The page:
The Rotary Club of Hampton’s Chairman for International Service Peter Read, recently visited Tonga to meet with officials from the Tonga Ministry of Health and community members, to discuss a new project the club is developing. The objective of the proposed project is to develop the capacity within Tonga’s health system, through the provision of training and specialist equipment, to undertake regular screening of the hearing of young children within the country.
It is intended that the initial training program will commence with 5-6 year-old children who have recently started Primary School. Following initial activities in Tongatapu, the main island in Tonga where there are 7000 children in this age group, it is expected that the program will be extended in subsequent years to other population centres in Tonga.
The project would also involve the active participation of the Rotary Club of Nuku’alofa which is the capital of Tonga, and the Audiology Department from Melbourne University, who have been working with the Rotary Club of Hampton for several years, supporting the screening of pre-school children in Hampton. The beneficiaries of the project, in addition to the children, will also be staff of the Tonga Ministry of Health, particularly the ENT Department of Vaiola Hospital and at the regional Community Health Centres.
The Rotary Club of Hampton hopes to attract the interest of other Rotary Clubs and other organisations, to join with us in delivering this highly beneficial project.
Hampton Rotary Club Fundraising Events Bayside Farmers’ Market –Suspended until further notice
Due to the current health advisory and our priority to safeguard the health and safety of our volunteers and the community at large, the Bayside Farmers’ Market has been suspended until further notice. This shall be reviewed again and updates to the upcoming market schedule shall be shared with all of you when available.
Club Meetings and Events Suspended Until Further Notice
In the interests of the health and safety of our members, and in parallel with the current directive from the Rotary District Board, all upcoming events Hampton Rotary is involved with have been cancelled. The Hampton Rotary Board has also agreed that Club Meetings will be cancelled until further notice. This is a hard decision for us, and one that has not been taken lightly, but given the current health security situation, we agreed this was in the best interests of the health and safety of all our members. We’ll keep you updated and let you know when our program re-starts.
The Rotary Club of Hampton is a corporate member of the Bayside Business Network (BBN), and Club Members can access the events and resources made available by BBN at membership rates. BBN are hosting a range of webinars and seminars online that may be of interest, especially to those of you who are running businesses and grappling with the challenges and complexities of today’s COVID-19 lockdown. Check out their website for more details:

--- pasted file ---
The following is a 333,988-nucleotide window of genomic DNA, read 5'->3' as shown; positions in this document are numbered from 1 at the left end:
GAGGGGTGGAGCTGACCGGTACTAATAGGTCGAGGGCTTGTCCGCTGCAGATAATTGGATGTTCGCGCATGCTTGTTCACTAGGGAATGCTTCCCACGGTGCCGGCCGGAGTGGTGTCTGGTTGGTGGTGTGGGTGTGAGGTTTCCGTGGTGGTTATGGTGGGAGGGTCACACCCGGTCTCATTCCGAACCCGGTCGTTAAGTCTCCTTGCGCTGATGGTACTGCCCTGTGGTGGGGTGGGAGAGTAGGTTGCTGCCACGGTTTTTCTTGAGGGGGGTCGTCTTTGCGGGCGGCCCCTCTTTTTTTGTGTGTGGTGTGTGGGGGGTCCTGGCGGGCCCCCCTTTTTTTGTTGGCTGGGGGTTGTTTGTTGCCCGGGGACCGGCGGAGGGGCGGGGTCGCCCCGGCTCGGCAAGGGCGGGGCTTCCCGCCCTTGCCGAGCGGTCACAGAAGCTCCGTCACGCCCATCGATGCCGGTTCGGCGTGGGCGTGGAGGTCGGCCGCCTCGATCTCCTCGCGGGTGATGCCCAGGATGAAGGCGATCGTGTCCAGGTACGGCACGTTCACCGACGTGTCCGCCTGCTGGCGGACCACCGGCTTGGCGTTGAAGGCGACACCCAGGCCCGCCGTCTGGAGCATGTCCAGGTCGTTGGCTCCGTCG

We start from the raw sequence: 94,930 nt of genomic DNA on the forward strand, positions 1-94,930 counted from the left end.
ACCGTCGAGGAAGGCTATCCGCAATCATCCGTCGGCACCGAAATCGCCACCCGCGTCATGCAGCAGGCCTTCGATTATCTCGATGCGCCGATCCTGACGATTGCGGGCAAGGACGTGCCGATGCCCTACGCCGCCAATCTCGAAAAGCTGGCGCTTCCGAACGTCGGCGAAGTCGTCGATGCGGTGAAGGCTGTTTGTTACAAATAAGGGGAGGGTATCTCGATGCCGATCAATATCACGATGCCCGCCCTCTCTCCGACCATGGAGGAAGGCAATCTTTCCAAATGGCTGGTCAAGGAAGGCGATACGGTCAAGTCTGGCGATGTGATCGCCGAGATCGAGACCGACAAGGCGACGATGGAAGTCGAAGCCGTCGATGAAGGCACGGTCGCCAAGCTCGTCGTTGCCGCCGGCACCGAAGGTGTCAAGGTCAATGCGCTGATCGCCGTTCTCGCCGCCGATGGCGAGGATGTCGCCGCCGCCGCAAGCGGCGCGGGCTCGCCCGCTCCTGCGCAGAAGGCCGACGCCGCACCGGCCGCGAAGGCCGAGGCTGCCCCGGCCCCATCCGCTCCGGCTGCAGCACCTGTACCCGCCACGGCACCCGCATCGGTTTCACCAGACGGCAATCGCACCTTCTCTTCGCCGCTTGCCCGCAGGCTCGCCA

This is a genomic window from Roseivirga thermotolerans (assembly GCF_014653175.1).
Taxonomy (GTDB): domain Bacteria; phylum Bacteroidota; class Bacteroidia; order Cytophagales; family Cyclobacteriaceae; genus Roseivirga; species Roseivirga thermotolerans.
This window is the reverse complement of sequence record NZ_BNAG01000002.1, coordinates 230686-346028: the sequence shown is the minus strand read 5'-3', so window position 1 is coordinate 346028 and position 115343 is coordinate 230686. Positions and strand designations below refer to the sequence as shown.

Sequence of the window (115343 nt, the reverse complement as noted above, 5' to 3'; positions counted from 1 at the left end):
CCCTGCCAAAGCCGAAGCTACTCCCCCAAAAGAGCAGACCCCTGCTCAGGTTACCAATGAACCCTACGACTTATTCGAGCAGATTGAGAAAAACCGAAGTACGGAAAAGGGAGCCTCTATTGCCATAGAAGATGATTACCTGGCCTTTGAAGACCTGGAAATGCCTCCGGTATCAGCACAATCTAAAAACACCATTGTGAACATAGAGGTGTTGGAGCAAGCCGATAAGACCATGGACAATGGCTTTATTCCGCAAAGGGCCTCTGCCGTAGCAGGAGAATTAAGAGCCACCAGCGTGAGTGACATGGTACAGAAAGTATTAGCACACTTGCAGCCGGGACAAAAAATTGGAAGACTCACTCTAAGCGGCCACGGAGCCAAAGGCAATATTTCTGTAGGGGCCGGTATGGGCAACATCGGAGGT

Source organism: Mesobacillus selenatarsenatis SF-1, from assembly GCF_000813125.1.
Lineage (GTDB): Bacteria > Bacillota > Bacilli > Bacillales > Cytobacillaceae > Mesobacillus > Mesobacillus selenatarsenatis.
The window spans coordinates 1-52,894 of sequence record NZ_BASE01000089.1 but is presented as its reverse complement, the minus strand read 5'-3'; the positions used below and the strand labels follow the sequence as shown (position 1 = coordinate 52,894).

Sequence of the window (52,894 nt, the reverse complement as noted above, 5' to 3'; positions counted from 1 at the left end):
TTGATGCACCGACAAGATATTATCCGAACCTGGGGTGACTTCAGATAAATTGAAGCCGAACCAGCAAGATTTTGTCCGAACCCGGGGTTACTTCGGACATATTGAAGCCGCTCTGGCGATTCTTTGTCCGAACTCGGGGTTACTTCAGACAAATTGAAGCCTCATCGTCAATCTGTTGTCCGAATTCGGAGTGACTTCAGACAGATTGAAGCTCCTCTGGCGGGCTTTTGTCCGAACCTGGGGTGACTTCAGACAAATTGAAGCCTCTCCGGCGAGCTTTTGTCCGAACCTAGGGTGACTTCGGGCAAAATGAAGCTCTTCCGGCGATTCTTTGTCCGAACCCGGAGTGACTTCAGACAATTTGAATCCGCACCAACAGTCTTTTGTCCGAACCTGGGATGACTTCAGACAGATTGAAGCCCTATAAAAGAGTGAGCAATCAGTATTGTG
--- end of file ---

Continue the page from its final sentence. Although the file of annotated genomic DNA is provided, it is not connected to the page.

Rotary DG Family Project - Books-For-Kids Campaign Update
Rotary District 9810 together with Books in Homes, will provide books of choice to children living in the local communities of District 9810 in disadvantaged and low socio-economic circumstances, ensuring crucial early literacy engagement and the development of reading skills needed for lifelong achievement.
District 9810 was awarded $10,000 from Ansvar Insurance as part of their Community Education Program grants scheme. With the contributions received from Rotary and Rotaract Clubs, the District has now raised nearly $30,000 which would allow the equivalent of 1,500 primary school children to receive 2 books of choice to keep.
Given the changed circumstances and schooling format from the COVID-19 virus, the book giving ceremonies at the Primary Schools will now be occurring in Terms 1, 2021…assuming of course that all schools are back to normal by then. Clubs will be notified when dates with the schools have been confirmed.
District 9810 Training Assembly – Online Alternative Available
The District 9810 Training Assembly, which was due to be held on the 24th May 2020 at Deakin University, has now been cancelled. However, although the physical event is not happening, there is an alternative online option available. Club office bearers and any other interested members can undertake the online learning modules in the RI Learning Centre relevant to their portfolio. From the week commencing 25th May, online Zoom-based workshops for each portfolio are available to consolidate learnings and share ideas and questions with your peer group across the District.
When you register for the event, you will be sent details of the online learning modules and will be followed up with details on the Zoom workshop.
Thank You to Our Sponsor – Noel Susay, Buxton Hampton East
At this time, we ask that you remember and support our wonderful and generous sponsor, Noel Susay and his team at Buxton Hampton East, who have supported us financially over the past two years. These are unprecedented times and we want to remember and give a shout-out to our loyal supporters such as Noel and his team.